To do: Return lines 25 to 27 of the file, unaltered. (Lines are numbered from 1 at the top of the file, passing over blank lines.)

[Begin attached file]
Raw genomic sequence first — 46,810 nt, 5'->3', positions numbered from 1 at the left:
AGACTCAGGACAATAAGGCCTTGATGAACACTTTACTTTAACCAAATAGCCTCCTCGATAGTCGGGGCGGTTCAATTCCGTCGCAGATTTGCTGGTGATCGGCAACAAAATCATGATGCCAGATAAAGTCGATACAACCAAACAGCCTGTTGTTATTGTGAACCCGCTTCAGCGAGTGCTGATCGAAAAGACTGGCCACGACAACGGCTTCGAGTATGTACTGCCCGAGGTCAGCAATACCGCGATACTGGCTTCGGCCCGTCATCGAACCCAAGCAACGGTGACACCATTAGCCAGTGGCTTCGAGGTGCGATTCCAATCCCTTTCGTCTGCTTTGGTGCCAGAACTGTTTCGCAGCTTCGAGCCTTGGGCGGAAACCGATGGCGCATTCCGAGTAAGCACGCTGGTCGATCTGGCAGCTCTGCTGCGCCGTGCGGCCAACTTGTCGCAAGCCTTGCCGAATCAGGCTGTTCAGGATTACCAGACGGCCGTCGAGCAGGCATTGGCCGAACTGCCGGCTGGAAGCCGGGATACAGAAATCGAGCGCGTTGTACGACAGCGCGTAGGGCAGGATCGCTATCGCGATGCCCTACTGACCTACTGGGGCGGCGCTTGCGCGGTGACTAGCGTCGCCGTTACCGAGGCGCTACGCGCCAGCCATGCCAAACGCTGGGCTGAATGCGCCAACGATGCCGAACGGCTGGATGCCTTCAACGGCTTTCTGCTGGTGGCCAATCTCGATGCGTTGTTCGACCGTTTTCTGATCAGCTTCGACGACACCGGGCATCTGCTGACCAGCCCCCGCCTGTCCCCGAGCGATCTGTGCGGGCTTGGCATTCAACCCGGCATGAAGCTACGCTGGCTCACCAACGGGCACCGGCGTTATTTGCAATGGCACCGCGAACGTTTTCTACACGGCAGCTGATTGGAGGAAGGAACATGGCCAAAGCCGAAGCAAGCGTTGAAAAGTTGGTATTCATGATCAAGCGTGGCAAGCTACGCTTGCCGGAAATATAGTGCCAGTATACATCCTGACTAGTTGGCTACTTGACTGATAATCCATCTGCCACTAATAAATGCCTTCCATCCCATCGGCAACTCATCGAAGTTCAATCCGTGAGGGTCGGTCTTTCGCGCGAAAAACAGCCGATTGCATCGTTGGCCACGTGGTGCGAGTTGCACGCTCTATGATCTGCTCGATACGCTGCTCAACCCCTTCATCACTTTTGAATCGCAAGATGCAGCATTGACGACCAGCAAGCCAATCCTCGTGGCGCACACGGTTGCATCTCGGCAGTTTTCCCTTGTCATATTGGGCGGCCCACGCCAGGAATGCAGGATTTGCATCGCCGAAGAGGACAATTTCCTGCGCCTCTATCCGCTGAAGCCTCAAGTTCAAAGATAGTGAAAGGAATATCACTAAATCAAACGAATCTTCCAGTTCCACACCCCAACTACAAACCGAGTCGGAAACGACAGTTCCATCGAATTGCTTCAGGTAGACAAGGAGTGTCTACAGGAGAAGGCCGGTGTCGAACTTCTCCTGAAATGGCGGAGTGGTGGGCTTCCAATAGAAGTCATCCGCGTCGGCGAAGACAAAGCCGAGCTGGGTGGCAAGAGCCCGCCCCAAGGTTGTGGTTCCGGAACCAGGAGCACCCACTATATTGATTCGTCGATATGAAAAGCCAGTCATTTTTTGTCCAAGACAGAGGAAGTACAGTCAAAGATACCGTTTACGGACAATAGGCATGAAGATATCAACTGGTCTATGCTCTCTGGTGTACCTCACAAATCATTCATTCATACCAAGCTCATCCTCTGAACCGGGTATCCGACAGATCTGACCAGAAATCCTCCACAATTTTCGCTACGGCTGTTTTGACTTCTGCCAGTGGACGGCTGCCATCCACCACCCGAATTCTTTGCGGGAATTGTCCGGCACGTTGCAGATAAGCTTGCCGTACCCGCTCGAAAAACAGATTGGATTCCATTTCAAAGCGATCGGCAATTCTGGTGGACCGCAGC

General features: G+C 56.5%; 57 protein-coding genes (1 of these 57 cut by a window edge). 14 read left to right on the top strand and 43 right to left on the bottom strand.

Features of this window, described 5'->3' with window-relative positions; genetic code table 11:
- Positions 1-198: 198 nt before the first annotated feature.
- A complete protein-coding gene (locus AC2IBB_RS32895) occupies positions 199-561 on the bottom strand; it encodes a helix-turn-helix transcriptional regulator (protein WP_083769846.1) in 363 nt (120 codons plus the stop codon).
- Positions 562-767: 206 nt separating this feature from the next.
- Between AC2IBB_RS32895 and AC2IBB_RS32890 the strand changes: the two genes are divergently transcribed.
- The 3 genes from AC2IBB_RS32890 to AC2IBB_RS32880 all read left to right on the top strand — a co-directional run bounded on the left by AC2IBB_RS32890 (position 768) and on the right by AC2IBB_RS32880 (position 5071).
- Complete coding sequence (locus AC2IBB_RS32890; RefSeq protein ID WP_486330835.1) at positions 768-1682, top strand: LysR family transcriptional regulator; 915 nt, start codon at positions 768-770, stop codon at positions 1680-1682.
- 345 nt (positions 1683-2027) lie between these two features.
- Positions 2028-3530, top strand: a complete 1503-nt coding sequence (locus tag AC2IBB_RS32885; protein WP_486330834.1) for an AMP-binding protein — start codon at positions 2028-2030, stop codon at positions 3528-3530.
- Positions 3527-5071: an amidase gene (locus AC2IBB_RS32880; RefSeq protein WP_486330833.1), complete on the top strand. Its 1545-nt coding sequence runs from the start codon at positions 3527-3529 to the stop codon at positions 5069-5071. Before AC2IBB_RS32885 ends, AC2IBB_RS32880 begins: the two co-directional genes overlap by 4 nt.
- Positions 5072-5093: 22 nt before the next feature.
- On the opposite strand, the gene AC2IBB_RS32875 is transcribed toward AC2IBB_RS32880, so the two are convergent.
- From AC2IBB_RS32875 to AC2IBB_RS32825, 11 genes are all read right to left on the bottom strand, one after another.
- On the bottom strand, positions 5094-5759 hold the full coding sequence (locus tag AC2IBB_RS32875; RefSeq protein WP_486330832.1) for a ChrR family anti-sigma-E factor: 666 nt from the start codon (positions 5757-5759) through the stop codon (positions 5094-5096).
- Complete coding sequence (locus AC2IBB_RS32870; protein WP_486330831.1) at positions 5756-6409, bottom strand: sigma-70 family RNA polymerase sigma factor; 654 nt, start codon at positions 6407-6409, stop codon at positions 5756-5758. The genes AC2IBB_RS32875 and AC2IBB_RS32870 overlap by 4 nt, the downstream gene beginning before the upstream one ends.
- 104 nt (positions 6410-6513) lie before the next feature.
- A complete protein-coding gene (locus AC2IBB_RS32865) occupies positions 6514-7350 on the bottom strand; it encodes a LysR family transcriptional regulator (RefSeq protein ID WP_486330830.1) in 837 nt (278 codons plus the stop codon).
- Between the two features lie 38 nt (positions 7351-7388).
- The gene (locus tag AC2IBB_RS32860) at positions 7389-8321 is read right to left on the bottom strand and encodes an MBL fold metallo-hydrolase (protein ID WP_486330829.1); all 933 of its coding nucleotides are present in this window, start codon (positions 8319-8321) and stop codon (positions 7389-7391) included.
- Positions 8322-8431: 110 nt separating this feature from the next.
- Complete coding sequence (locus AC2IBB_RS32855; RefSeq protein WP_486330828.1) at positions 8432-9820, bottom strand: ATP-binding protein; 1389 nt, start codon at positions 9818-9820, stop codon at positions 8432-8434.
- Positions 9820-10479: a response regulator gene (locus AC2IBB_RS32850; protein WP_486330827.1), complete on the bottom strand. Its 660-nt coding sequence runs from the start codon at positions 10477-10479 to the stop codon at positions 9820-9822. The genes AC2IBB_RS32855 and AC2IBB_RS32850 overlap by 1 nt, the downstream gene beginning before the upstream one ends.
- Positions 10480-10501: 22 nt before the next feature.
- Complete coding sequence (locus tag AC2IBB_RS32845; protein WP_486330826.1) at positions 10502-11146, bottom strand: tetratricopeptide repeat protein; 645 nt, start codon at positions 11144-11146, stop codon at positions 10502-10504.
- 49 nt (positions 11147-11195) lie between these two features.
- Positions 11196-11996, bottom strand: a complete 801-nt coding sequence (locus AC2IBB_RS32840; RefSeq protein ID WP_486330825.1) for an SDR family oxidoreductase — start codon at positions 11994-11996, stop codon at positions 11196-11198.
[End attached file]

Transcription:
- Positions 9820-10479: a response regulator gene (locus AC2IBB_RS32850; protein WP_486330827.1), complete on the bottom strand. Its 660-nt coding sequence runs from the start codon at positions 10477-10479 to the stop codon at positions 9820-9822. The genes AC2IBB_RS32855 and AC2IBB_RS32850 overlap by 1 nt, the downstream gene beginning before the upstream one ends.
- Positions 10480-10501: 22 nt before the next feature.
- Complete coding sequence (locus tag AC2IBB_RS32845; protein WP_486330826.1) at positions 10502-11146, bottom strand: tetratricopeptide repeat protein; 645 nt, start codon at positions 11144-11146, stop codon at positions 10502-10504.